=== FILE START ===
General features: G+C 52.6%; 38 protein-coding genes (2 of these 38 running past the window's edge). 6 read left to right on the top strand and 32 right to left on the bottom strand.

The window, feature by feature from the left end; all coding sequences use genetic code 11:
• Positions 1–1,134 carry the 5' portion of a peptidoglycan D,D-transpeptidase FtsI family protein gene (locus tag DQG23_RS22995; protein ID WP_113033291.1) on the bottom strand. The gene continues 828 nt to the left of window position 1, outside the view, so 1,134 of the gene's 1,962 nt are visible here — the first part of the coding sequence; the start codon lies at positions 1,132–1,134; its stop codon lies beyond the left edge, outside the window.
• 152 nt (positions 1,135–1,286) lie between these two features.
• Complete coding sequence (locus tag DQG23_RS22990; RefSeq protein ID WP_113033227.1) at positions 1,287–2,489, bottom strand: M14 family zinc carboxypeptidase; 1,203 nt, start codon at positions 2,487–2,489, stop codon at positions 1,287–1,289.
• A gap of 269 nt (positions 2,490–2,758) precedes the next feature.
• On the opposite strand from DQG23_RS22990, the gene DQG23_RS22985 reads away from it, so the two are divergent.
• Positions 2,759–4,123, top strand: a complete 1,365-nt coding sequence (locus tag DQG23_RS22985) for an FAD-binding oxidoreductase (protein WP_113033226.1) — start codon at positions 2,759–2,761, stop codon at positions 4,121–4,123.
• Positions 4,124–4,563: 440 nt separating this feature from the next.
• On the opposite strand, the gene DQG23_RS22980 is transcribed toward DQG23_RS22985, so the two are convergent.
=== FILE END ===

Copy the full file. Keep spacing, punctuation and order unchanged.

General features: G+C 52.6%; 38 protein-coding genes (2 of these 38 running past the window's edge). 6 read left to right on the top strand and 32 right to left on the bottom strand.

The window, feature by feature from the left end; all coding sequences use genetic code 11:
• Positions 1–1,134 carry the 5' portion of a peptidoglycan D,D-transpeptidase FtsI family protein gene (locus tag DQG23_RS22995; protein ID WP_113033291.1) on the bottom strand. The gene continues 828 nt to the left of window position 1, outside the view, so 1,134 of the gene's 1,962 nt are visible here — the first part of the coding sequence; the start codon lies at positions 1,132–1,134; its stop codon lies beyond the left edge, outside the window.
• 152 nt (positions 1,135–1,286) lie between these two features.
• Complete coding sequence (locus tag DQG23_RS22990; RefSeq protein ID WP_113033227.1) at positions 1,287–2,489, bottom strand: M14 family zinc carboxypeptidase; 1,203 nt, start codon at positions 2,487–2,489, stop codon at positions 1,287–1,289.
• A gap of 269 nt (positions 2,490–2,758) precedes the next feature.
• On the opposite strand from DQG23_RS22990, the gene DQG23_RS22985 reads away from it, so the two are divergent.
• Positions 2,759–4,123, top strand: a complete 1,365-nt coding sequence (locus tag DQG23_RS22985) for an FAD-binding oxidoreductase (protein WP_113033226.1) — start codon at positions 2,759–2,761, stop codon at positions 4,121–4,123.
• Positions 4,124–4,563: 440 nt separating this feature from the next.
• On the opposite strand, the gene DQG23_RS22980 is transcribed toward DQG23_RS22985, so the two are convergent.